Just because something is easy to measure doesn’t mean it’s important.Seth Godin
Who vs. how many
July 3, 2008
Don’t waste time trying to learn anything from your data and analytics until you have a meaningful number of customers and visitors. That’s at least 100 paying customers and 5,000 unique monthly visitors. But even then, your data likely won’t be enough to make great decisions. With smaller numbers, you won’t have any kind of statistical significance. More importantly, nothing you can learn from that data will come close to giving you the kind of insight you’ll get from talking to customers. This early in the game, data and analytics are effectively meaningless.
I’m not advising that you don’t put these tools in place. But don’t get distracted by browsing analytics and looking for insight too soon.
The term “analytics” can mean different things, but I’m referring to data like traffic, referrers, SEO, customer acquisition costs, conversion rates, churn, lifetime value, and all that good stuff. It’s all incredibly valuable at the right time, but in the early days it’s a diversion. None of it matters until you’ve talked to enough customers to know what to look for.
I’m not advocating neglecting the data; just take a measured approach to it. Skim it once a month and then get back to work. The same goes for calculating churn, customer acquisition costs, lifetime value, and all of the usual SaaS metrics. Do what you can to set up your tools and record this data for historical purposes, but until you have hundreds of paying customers, don’t get too caught up in it.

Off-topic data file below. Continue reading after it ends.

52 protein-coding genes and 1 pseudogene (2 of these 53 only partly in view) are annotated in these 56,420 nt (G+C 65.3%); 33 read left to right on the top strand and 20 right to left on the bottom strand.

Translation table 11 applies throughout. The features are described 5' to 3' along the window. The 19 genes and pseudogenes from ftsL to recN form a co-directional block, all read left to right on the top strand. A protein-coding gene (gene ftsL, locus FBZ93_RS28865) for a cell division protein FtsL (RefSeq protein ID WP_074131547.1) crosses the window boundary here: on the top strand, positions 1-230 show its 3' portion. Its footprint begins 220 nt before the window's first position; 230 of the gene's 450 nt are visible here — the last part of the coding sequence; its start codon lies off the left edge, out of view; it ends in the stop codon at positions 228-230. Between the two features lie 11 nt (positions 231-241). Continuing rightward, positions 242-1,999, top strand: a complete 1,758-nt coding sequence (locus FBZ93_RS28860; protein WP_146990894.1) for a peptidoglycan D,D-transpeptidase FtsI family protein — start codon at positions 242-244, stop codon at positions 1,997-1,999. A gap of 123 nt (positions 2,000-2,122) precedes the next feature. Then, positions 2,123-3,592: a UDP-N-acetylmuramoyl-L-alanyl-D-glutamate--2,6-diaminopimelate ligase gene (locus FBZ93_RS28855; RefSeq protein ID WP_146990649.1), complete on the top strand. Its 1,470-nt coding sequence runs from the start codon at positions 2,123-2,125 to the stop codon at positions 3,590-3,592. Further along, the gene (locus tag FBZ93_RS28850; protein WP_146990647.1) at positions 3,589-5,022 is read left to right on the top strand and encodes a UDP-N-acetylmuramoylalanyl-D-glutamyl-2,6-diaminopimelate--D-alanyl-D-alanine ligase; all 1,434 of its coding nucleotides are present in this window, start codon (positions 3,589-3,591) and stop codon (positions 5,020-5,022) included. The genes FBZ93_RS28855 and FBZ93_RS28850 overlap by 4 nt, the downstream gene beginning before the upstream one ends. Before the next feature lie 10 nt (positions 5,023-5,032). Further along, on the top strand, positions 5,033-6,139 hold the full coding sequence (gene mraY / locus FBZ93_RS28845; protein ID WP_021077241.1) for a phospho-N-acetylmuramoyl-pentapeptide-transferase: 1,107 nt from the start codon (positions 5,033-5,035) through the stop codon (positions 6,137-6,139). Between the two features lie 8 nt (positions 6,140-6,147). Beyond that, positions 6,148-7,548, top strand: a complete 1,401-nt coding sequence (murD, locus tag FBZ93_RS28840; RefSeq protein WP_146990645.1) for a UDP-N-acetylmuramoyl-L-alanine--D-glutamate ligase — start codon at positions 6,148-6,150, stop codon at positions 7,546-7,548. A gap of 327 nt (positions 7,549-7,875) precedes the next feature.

There will, then, be a point at which the data becomes useful. It’s handy to take the time to set up your analytics tools and ensure this data is being tracked accurately. But don’t spend too much time poking around. The same goes for A/B testing. Until you have huge amounts of traffic, A/B testing won’t tell you much. You’ll be better off talking to customers and observing their behavior.
The flip side to data and analytics is that it can be misleading. It’s incredibly easy to make data tell you the things you want to hear or that you already believe. You can hypothesize and interpret the data so that it supports ideas you already have. But data and analytics can only expose what is happening–it can’t tell you why people are doing what they’re doing. For that, you’re going to have to talk to them.
I may sound like a broken record at this point, but the best data for your business in the early days will stem directly from your conversations with real paying customers. Every time you’re tempted to start browsing Google Analytics, reach out to your customers and start scheduling phone calls.
Once you’re ready, focus on purpose-driven analytics. Avoid the temptation to simply browse your data. Use it to inform your decisions and answer questions that arise. Use it in conjunction with talking to customers. Use it as a way to monitor things and check the pulse. Just remember that it’s only a fraction of the big picture. Even once you’ve gathered statistically significant data, don’t forget to talk to your customers. Data is no substitute for conversations.